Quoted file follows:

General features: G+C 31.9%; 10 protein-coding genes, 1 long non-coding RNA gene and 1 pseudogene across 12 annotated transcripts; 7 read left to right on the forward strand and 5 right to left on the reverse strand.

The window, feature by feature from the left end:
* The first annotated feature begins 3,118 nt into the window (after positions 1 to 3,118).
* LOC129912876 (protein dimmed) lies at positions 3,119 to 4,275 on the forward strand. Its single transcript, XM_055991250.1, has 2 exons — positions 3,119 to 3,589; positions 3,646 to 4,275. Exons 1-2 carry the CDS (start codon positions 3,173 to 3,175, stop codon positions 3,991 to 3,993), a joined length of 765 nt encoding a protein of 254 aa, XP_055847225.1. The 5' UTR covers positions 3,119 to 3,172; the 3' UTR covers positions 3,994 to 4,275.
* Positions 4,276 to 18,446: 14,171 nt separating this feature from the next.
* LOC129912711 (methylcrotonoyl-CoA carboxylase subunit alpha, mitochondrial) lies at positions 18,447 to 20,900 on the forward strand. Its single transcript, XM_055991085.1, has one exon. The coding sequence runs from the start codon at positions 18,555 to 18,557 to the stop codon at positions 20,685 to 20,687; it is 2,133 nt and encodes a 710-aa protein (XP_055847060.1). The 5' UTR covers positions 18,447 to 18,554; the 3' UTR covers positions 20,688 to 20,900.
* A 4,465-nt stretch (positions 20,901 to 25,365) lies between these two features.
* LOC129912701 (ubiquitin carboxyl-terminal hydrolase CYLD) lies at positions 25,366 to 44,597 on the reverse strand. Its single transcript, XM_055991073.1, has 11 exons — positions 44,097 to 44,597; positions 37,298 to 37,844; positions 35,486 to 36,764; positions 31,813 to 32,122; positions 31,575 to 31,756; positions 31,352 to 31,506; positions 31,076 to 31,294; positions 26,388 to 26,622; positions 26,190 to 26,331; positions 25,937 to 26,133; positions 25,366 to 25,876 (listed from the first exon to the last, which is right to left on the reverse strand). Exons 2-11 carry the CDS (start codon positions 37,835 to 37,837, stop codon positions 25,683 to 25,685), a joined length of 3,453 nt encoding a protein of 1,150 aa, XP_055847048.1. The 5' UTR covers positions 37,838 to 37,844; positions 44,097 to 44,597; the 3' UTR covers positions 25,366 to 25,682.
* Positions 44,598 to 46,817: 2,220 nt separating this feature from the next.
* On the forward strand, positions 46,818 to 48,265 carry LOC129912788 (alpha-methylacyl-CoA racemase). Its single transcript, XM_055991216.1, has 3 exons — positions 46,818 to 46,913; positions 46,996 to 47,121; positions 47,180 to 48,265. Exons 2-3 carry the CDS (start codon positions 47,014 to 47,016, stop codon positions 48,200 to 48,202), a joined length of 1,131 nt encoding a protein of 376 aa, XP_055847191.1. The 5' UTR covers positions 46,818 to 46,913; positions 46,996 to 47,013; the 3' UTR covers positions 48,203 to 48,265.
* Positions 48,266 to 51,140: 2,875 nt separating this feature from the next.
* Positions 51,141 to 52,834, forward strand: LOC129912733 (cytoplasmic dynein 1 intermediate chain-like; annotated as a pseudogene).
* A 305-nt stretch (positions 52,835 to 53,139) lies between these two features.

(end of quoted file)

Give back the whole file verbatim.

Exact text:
General features: G+C 31.9%; 10 protein-coding genes, 1 long non-coding RNA gene and 1 pseudogene across 12 annotated transcripts; 7 read left to right on the forward strand and 5 right to left on the reverse strand.

The window, feature by feature from the left end:
* The first annotated feature begins 3,118 nt into the window (after positions 1 to 3,118).
* LOC129912876 (protein dimmed) lies at positions 3,119 to 4,275 on the forward strand. Its single transcript, XM_055991250.1, has 2 exons — positions 3,119 to 3,589; positions 3,646 to 4,275. Exons 1-2 carry the CDS (start codon positions 3,173 to 3,175, stop codon positions 3,991 to 3,993), a joined length of 765 nt encoding a protein of 254 aa, XP_055847225.1. The 5' UTR covers positions 3,119 to 3,172; the 3' UTR covers positions 3,994 to 4,275.
* Positions 4,276 to 18,446: 14,171 nt separating this feature from the next.
* LOC129912711 (methylcrotonoyl-CoA carboxylase subunit alpha, mitochondrial) lies at positions 18,447 to 20,900 on the forward strand. Its single transcript, XM_055991085.1, has one exon. The coding sequence runs from the start codon at positions 18,555 to 18,557 to the stop codon at positions 20,685 to 20,687; it is 2,133 nt and encodes a 710-aa protein (XP_055847060.1). The 5' UTR covers positions 18,447 to 18,554; the 3' UTR covers positions 20,688 to 20,900.
* A 4,465-nt stretch (positions 20,901 to 25,365) lies between these two features.
* LOC129912701 (ubiquitin carboxyl-terminal hydrolase CYLD) lies at positions 25,366 to 44,597 on the reverse strand. Its single transcript, XM_055991073.1, has 11 exons — positions 44,097 to 44,597; positions 37,298 to 37,844; positions 35,486 to 36,764; positions 31,813 to 32,122; positions 31,575 to 31,756; positions 31,352 to 31,506; positions 31,076 to 31,294; positions 26,388 to 26,622; positions 26,190 to 26,331; positions 25,937 to 26,133; positions 25,366 to 25,876 (listed from the first exon to the last, which is right to left on the reverse strand). Exons 2-11 carry the CDS (start codon positions 37,835 to 37,837, stop codon positions 25,683 to 25,685), a joined length of 3,453 nt encoding a protein of 1,150 aa, XP_055847048.1. The 5' UTR covers positions 37,838 to 37,844; positions 44,097 to 44,597; the 3' UTR covers positions 25,366 to 25,682.
* Positions 44,598 to 46,817: 2,220 nt separating this feature from the next.
* On the forward strand, positions 46,818 to 48,265 carry LOC129912788 (alpha-methylacyl-CoA racemase). Its single transcript, XM_055991216.1, has 3 exons — positions 46,818 to 46,913; positions 46,996 to 47,121; positions 47,180 to 48,265. Exons 2-3 carry the CDS (start codon positions 47,014 to 47,016, stop codon positions 48,200 to 48,202), a joined length of 1,131 nt encoding a protein of 376 aa, XP_055847191.1. The 5' UTR covers positions 46,818 to 46,913; positions 46,996 to 47,013; the 3' UTR covers positions 48,203 to 48,265.
* Positions 48,266 to 51,140: 2,875 nt separating this feature from the next.
* Positions 51,141 to 52,834, forward strand: LOC129912733 (cytoplasmic dynein 1 intermediate chain-like; annotated as a pseudogene).
* A 305-nt stretch (positions 52,835 to 53,139) lies between these two features.